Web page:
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Comment: Salt Spring housing policies bode ill for the future

An aerial view of Salt Spring Island. Loosening restrictions on housing on the island's limited land will result in a development free-for-all, Frants Attorp writes. TOURISM B.C.

A commentary by a Salt Spring Island resident who has written for several Gulf Islands newspapers.

Compassion. It’s part of being human, and, like most every­thing else in the animal kingdom, a function of evolution. Why will most people risk their own lives to save another of their kind, but have no compunction about setting a mouse trap or serving chicken for dinner? Think Darwin.

Compassion is clearly a loaded term that goes to the heart of who we are. How sad to see that the word is now being politicized in the housing debate on Salt Spring Island.

Playing the compassion card shuts down discussion by signalling “if you don’t agree with me, you must be heartless.”

Nobody can dispute Salt Spring needs more affordable housing, especially for essential workers. A great many residents would have to leave the island if existing essential services suddenly disappeared.

But that doesn’t release trustees from the “preserve and protect” mandate in the Islands Trust Act — passed in 1974 by the B.C. legislature after an all-party committee found that the Gulf Islands were vulnerable to damage because of their proximity to major urban centres.

On Nov. 9, in response to recommendations from a housing task force, trustees passed a resolution to defer enforcement of all illegal dwellings on Salt Spring (unless there are specific health, safety or environmental ­concerns), and to pursue a bylaw allowing secondary suites and other auxiliary dwellings in all zones.

There was no detailed discussion about downsides such as possible water shortages and groundwater contamination, or increased pressure on stressed ecosystems.

Suspending enforcement basically extends a policy that has been in place since 2017, where action is taken only if there is more than one illegal dwelling per lot. Now a blind eye will be turned to practically all illegal dwellings.

What other jurisdiction has stopped enforcing its most important bylaws?

While the plight of home-insecure people is a burning issue, the long-term implications of deregulation are disastrous, especially for a protected area with limited resources and services. Why do landowners rent out illegal dwellings in the first place? Is it because they are compassionate or want to make a buck?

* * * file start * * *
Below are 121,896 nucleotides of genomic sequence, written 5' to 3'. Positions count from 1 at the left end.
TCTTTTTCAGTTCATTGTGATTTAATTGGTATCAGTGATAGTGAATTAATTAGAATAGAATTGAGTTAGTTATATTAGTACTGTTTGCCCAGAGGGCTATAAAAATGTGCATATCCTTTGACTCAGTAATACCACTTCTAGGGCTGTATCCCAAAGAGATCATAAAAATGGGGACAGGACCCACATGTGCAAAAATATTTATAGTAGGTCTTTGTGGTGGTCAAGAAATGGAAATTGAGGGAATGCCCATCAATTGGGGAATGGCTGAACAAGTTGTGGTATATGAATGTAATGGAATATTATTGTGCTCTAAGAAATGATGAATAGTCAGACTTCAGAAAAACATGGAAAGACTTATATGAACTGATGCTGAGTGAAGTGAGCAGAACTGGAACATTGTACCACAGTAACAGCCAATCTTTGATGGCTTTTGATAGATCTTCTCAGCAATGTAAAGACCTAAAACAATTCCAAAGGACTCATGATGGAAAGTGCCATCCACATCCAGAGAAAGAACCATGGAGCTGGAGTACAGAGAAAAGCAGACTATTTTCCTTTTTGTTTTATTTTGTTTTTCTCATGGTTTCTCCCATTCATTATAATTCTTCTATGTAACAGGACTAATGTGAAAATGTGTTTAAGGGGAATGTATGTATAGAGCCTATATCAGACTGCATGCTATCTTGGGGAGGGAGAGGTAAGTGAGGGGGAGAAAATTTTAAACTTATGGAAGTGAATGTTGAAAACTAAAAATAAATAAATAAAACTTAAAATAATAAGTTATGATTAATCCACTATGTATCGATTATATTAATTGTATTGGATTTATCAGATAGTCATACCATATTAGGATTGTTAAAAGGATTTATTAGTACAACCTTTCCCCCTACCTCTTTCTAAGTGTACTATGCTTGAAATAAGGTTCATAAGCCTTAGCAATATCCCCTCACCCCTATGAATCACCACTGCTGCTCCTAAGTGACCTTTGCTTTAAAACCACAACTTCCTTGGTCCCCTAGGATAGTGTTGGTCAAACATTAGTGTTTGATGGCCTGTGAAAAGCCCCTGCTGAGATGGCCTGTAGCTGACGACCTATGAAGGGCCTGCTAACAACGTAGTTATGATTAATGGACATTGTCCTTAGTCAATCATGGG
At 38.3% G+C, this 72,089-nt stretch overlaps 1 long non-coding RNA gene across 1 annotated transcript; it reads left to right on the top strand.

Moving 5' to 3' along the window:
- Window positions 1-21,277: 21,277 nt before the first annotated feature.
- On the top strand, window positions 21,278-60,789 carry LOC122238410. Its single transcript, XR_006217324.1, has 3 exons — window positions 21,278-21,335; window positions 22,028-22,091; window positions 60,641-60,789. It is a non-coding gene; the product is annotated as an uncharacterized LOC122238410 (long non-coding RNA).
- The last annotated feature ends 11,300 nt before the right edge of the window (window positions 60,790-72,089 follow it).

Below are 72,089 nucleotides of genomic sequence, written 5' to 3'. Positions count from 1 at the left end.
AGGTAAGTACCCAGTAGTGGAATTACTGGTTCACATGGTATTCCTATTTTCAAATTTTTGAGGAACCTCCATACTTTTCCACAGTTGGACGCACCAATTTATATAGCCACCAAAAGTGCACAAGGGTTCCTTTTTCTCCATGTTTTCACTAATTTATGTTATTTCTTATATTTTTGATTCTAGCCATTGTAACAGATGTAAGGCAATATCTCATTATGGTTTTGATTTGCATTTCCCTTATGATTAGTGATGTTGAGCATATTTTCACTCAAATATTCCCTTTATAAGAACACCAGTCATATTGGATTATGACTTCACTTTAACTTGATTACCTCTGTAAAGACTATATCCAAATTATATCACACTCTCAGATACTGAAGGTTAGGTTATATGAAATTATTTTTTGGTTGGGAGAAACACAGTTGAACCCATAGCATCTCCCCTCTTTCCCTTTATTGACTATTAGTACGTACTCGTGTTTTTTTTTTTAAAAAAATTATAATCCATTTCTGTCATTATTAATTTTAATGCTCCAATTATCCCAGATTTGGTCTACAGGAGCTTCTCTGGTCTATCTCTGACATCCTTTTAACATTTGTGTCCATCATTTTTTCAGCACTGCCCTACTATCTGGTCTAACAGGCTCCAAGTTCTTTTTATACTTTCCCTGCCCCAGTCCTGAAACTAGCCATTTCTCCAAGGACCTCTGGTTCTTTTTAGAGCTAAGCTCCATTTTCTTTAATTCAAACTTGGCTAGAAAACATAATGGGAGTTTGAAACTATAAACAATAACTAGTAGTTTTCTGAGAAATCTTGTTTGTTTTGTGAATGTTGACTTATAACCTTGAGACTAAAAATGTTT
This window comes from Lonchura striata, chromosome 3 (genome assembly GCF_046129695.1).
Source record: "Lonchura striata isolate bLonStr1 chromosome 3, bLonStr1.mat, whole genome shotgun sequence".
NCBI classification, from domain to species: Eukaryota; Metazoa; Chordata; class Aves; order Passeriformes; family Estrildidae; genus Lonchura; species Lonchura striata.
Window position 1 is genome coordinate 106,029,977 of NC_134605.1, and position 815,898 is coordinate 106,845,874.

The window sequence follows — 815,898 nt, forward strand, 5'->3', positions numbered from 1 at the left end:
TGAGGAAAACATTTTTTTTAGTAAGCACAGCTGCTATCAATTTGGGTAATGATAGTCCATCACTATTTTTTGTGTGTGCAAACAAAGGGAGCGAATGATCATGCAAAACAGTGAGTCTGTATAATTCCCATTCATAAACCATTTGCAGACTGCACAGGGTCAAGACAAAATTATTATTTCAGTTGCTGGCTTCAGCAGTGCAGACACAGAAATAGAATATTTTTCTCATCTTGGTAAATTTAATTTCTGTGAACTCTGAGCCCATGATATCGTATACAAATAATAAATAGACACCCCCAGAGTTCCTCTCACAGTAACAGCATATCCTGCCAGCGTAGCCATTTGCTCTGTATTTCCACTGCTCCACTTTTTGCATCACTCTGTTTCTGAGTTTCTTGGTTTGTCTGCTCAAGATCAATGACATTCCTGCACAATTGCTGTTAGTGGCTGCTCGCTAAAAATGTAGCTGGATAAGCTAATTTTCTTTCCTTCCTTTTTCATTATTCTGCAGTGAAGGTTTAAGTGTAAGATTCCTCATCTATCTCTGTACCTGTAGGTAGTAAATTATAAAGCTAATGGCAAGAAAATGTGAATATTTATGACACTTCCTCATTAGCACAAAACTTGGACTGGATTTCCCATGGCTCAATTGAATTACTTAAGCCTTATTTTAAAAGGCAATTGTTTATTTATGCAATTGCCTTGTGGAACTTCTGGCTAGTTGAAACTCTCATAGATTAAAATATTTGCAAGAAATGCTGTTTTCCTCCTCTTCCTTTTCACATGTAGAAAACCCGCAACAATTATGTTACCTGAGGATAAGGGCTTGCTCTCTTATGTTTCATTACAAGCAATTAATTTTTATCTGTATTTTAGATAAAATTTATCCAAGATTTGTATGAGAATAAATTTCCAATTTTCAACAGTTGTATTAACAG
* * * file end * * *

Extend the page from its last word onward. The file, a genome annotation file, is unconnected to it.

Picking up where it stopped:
Trustee Laura Patrick stated the no-enforcement policy will stay in effect “until there are safe, secure, appropriate housing options that are affordable for all demographics and households in perpetuity,” and indicated she wants a permanent fix, not just one that lasts “for a little bit.”

Has she forgotten that real estate prices are sky-high and almost all of British Columbia’s population lives at our doorstep? The demand for affordable housing is insatiable.

The plan to allow auxiliary dwellings in all zones is troubling, especially when combined with the no-enforcement resolution. Salt Spring already has a large number of people living in recreation vehicles and substandard structures. The resolution will promote more of this by sending the message that anything goes on the Gulf Islands.

Trustees are assailing the very foundation of our community plan and squandering the island’s most precious asset, namely space. Those who have no concept of rural character should not be put in charge of protecting it.

At the heart of the housing debate is the question of whether or not there can be full-scale social justice in a protected area. Housing advocates say yes, but their plans, which include the creation of villages in rural areas, would involve a new wave of development with no strategy for limiting growth.

A more reasonable approach would see trustees focus on subsidized housing and legislative tools to maximize the use of existing housing stock. Consistently putting human needs above environmental protection is contrary to basic principles of conservation and sustainability.

Housing advocates were thrilled with the Trust Committee’s decisions. They applauded the end of enforcement and density restrictions, and celebrated as the island’s 17,000 population cap was brushed aside.

Driven by compassion, they offered encouragement as pillars of the Trust’s regulatory apparatus came tumbling down. Will the milk of human kindness prove fatal to the Gulf Islands?